Drugs alone will not address the two-thirds of Canadian adults living with either overweight or obesity. All of the anti-obesity medications currently available in Canada are intended for use in conjunction with a reduced-calorie diet and exercise. The cost of medications can be prohibitive as well. Some run to $ 4,000 or more a year; none are covered by provincial public drug benefit plans. In the United States, guidelines recommend pharmaceutical treatments only for patients with a BMI of 30 or greater, or a BMI of 27 with at least one weight-related “comorbidity,” or health condition.
But lifestyle changes alone also have a limited impact on obesity rates. Almost every single study has shown that weight loss is usually limited to three to 10 per cent of initial body weight with behavioural treatments (some, like Wharton, say even that is too generous, and that it’s closer to three to five per cent).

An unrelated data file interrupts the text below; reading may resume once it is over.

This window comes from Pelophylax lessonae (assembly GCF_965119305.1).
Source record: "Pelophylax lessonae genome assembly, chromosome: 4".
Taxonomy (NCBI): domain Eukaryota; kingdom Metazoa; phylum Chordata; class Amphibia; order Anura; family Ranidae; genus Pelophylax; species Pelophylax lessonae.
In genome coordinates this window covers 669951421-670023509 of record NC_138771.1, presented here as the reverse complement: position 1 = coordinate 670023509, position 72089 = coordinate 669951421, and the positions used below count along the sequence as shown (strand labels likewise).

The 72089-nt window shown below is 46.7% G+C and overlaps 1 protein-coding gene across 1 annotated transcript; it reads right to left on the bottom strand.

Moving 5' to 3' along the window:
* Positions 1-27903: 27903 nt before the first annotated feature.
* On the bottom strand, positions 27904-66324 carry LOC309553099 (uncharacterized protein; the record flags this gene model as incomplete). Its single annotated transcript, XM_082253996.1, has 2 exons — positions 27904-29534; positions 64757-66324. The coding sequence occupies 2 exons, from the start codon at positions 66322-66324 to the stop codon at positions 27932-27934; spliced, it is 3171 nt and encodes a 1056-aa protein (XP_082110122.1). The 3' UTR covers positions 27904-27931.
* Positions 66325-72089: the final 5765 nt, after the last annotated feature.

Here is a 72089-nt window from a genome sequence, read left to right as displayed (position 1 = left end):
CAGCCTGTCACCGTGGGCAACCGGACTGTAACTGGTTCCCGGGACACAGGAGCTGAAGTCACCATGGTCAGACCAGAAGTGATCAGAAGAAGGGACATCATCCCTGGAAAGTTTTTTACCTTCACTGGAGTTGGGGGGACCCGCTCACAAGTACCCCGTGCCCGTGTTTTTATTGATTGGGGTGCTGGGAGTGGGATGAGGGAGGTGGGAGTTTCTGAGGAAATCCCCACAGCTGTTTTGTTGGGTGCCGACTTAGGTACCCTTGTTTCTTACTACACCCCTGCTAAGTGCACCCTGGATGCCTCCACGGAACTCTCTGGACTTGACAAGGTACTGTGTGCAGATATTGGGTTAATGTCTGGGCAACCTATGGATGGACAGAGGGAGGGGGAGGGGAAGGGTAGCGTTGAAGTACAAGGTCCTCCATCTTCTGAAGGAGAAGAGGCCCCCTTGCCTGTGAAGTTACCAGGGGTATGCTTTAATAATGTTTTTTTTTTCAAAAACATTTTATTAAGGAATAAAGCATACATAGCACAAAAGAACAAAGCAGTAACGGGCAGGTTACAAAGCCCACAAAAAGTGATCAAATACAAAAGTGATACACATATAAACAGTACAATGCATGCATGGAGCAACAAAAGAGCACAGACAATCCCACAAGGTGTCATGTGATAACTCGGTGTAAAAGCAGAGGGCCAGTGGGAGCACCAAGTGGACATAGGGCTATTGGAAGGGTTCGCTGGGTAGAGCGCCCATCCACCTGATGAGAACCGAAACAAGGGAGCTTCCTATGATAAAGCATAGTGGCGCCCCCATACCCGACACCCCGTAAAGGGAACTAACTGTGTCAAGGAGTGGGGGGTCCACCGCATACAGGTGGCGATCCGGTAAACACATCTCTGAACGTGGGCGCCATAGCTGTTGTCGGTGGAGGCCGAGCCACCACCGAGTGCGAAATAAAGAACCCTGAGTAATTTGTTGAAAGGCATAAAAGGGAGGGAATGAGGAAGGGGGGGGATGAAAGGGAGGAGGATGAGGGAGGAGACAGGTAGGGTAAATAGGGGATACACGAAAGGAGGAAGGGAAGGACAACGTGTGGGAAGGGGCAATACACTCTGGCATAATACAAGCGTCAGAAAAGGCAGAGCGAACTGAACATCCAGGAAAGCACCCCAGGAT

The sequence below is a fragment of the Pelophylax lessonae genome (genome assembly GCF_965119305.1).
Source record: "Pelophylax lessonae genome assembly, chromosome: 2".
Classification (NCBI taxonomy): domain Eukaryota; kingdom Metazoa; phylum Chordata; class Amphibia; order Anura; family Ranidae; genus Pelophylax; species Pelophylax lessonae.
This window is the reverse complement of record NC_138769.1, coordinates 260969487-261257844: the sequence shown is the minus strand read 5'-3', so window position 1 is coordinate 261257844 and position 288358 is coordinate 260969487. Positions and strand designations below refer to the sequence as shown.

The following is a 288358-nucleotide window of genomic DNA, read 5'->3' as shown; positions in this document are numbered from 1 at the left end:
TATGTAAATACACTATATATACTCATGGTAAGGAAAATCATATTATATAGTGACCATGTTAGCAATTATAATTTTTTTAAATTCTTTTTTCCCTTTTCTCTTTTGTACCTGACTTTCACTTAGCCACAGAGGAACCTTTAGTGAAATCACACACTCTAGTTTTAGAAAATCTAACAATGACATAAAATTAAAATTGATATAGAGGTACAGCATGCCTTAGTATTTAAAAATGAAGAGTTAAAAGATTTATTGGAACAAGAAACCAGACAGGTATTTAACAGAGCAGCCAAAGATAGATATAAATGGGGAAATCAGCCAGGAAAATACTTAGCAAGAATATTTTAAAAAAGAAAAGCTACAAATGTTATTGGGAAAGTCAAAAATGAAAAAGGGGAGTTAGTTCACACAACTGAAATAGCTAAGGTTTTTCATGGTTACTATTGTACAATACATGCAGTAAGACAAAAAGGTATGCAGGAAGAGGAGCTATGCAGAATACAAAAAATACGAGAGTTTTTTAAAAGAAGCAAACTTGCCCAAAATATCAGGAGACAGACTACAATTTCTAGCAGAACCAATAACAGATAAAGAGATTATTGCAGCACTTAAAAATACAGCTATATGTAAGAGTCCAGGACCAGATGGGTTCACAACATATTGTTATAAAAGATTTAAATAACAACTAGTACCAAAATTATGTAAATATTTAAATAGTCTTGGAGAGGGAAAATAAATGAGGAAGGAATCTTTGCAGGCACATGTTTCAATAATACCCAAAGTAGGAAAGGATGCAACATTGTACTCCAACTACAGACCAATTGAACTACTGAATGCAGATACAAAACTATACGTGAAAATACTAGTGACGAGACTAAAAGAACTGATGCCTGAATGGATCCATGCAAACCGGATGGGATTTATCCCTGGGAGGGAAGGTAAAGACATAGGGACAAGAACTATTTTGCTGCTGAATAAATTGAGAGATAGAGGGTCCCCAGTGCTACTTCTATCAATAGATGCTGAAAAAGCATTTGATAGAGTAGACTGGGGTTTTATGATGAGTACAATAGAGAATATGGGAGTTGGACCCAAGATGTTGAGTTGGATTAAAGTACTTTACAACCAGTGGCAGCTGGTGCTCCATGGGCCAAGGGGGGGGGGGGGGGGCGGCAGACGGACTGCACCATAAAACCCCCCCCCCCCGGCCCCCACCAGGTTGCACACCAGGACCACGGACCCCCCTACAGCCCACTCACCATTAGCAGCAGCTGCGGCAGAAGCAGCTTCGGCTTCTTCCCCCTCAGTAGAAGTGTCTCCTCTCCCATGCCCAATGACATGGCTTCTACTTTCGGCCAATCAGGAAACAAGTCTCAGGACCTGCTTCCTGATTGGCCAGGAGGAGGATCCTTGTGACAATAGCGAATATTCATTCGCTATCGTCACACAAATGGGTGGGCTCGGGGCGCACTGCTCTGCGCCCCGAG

Even a five per cent weight loss is considered enough to improve weight-related health problems like pre-diabetes and high blood pressure. According to a 2018 piece in the Lancet Diabetes and Endocrinology, however, most people regain at least some of that weight after a year.
That’s not because of a lack of will power. On any given day, 10 million Canadians are dieting. But no matter the diet, write Dr. Daniel Bessesen, of the University of Colorado, and Dr. Luc Van Gaal, of the University of Antwerp, once weight is shed the body dials down the amount of energy expended at rest and undergoes changes in insulin sensitivity that favours fat storage. “Long-term studies suggest that these changes are probably permanent,” they add.